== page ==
New research from the Marine Biological Laboratory (MBL) Ecosystems Center published a study indicating that plastic waste and microplastics derived from it have been accumulating in salt marshes for decades.
Salt marshes are coastal wetlands that are flooded and drained by salt water. Microplastics tend to float on the water surface which would normally get trapped in the branches and roots and settle into the marsh soil.
These sediments end up accumulating in the salt marsh for years, essentially creating an historical record of plastic sediments within the ecosystem.
Globally scientists roughly estimate that about 8 million tons of plastic enter the ocean each year, however there has been no estimation of the amount of plastic that gets trapped in the marsh ecosystems.
Samples of marsh sediment at six different estuaries in the Waquoit Bay system in Cape Cod in the US allowed researchers to trace the abundance of microplastics dating back decades when there were contrasting differences in land use.
“As you go into the past, the amount of microplastics you find decreases clearly… The amount of microplastics you find in sediments is related to the population of numbers… but also the amount of plastic that people use” says Lloret, a marine ecologist at the Marine Biological Laboratory in Woods Hole, Massachusetts.
Rut Pedrosa- Pàmies, an MBL research scientist and co-author on the paper, says, “Waquoit Bay is the perfect salt marsh system to study plastic pollution because we can contrast one area that is almost pristine… with another area that is highly impacted by human activity.”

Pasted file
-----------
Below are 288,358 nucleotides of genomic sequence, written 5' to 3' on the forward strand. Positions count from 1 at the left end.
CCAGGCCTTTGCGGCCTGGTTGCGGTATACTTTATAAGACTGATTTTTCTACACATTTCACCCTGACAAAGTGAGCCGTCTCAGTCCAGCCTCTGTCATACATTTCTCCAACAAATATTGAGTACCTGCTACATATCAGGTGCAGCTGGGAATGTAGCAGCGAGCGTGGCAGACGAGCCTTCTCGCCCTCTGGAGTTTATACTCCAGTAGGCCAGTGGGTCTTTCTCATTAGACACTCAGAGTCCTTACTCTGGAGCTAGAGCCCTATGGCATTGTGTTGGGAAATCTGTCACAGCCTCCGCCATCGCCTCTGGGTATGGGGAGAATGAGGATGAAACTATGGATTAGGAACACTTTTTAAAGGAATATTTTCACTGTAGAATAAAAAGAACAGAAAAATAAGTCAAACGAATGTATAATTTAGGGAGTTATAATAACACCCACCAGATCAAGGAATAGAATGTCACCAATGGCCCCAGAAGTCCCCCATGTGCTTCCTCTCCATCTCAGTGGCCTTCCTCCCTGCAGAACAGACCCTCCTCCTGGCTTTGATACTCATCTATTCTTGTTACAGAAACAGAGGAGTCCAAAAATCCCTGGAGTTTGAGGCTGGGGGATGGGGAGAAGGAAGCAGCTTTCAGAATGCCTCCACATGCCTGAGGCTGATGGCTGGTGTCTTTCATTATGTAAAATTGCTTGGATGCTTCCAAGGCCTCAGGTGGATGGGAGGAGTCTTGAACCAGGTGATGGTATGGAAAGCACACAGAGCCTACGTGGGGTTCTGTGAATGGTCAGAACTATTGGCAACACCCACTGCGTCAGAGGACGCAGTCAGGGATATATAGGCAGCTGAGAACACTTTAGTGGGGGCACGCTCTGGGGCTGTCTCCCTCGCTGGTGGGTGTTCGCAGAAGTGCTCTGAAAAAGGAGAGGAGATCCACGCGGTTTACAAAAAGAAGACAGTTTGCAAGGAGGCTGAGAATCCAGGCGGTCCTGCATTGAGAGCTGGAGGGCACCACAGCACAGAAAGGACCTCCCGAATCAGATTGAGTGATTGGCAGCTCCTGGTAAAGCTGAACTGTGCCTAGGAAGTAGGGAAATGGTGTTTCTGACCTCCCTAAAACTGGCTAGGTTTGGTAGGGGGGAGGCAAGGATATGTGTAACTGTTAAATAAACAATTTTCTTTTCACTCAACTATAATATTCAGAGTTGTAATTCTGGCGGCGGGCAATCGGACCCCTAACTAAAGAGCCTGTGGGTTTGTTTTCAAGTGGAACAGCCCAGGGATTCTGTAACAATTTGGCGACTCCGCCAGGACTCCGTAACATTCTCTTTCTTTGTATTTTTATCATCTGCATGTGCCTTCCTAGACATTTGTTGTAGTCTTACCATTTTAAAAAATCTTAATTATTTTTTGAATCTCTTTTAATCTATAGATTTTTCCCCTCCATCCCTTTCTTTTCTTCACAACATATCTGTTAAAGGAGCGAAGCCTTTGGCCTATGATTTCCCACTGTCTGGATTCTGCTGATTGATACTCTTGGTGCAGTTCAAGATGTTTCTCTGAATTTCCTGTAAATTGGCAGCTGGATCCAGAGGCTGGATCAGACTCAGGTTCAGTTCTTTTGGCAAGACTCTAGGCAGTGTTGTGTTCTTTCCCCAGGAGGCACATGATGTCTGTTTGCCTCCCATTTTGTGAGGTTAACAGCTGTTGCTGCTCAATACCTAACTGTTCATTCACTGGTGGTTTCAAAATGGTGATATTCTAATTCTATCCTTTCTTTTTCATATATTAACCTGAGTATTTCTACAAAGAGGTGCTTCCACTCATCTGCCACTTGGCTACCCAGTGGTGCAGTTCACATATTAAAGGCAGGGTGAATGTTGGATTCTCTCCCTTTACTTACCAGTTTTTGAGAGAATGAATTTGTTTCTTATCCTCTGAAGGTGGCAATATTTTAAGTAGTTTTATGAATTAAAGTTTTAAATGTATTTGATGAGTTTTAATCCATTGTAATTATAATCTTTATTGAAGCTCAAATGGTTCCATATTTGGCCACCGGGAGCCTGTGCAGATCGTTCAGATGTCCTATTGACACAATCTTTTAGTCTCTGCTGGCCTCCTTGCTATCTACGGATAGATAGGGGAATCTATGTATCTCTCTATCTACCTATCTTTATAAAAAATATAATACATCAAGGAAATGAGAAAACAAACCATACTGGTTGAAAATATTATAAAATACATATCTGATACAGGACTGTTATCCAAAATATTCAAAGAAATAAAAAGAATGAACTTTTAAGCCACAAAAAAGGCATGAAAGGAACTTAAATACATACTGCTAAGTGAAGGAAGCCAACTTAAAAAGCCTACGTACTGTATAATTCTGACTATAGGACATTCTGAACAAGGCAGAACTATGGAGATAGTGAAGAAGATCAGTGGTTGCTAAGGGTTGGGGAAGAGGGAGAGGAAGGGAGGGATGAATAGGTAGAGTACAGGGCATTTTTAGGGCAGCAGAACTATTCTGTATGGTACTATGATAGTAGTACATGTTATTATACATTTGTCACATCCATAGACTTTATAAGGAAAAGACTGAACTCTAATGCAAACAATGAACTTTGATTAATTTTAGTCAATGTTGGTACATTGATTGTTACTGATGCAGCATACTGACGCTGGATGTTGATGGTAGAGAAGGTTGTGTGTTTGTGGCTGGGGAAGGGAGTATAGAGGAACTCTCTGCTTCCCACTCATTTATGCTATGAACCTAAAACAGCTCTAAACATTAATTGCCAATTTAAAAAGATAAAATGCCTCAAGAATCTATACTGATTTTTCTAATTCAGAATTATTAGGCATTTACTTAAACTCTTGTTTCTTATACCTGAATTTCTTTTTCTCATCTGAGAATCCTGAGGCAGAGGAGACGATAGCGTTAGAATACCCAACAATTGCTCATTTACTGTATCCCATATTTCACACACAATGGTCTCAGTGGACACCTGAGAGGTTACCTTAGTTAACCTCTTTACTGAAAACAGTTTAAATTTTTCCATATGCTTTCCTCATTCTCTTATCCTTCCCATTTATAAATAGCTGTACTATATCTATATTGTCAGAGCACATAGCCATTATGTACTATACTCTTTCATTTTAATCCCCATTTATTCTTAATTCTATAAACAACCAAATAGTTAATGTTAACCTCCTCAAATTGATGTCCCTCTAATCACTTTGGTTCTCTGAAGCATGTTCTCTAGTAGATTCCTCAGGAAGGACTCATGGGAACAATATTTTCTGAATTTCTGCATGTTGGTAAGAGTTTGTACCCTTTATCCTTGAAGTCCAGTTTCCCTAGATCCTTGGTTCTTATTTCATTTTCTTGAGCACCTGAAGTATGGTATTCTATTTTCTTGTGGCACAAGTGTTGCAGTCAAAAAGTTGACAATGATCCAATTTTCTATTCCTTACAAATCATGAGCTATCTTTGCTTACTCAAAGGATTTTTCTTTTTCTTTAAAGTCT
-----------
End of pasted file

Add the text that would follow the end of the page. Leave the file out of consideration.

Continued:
The researchers primarily focused on two types of microplastic pollution: fragments (breakdown of larger plastic pieces) and fibres (thread like plastics from clothing and fishing gear). They found that fragment pollution increased with urbanisation.
One surprise in the data however was that microplastic concentration in the sediments wasn’t linear as urbanisation grew. The concentration of microplastic fragments was relatively unchanged up to 50% development, but once the land use exceeded 50%, the number of microplastics grew rapidly and exponentially.
Pedrosa- Pàmies, says, “Just a few people in the surrounding area is not going to change much, but when urban uses more pristine areas that don’t have urbanisation, we find fiber plastic pollution.”
Pedrosa- Pàmies concludes, There are still a lot of unanswered questions. This is the first step for management, too.”
Featured image by: Max Pixel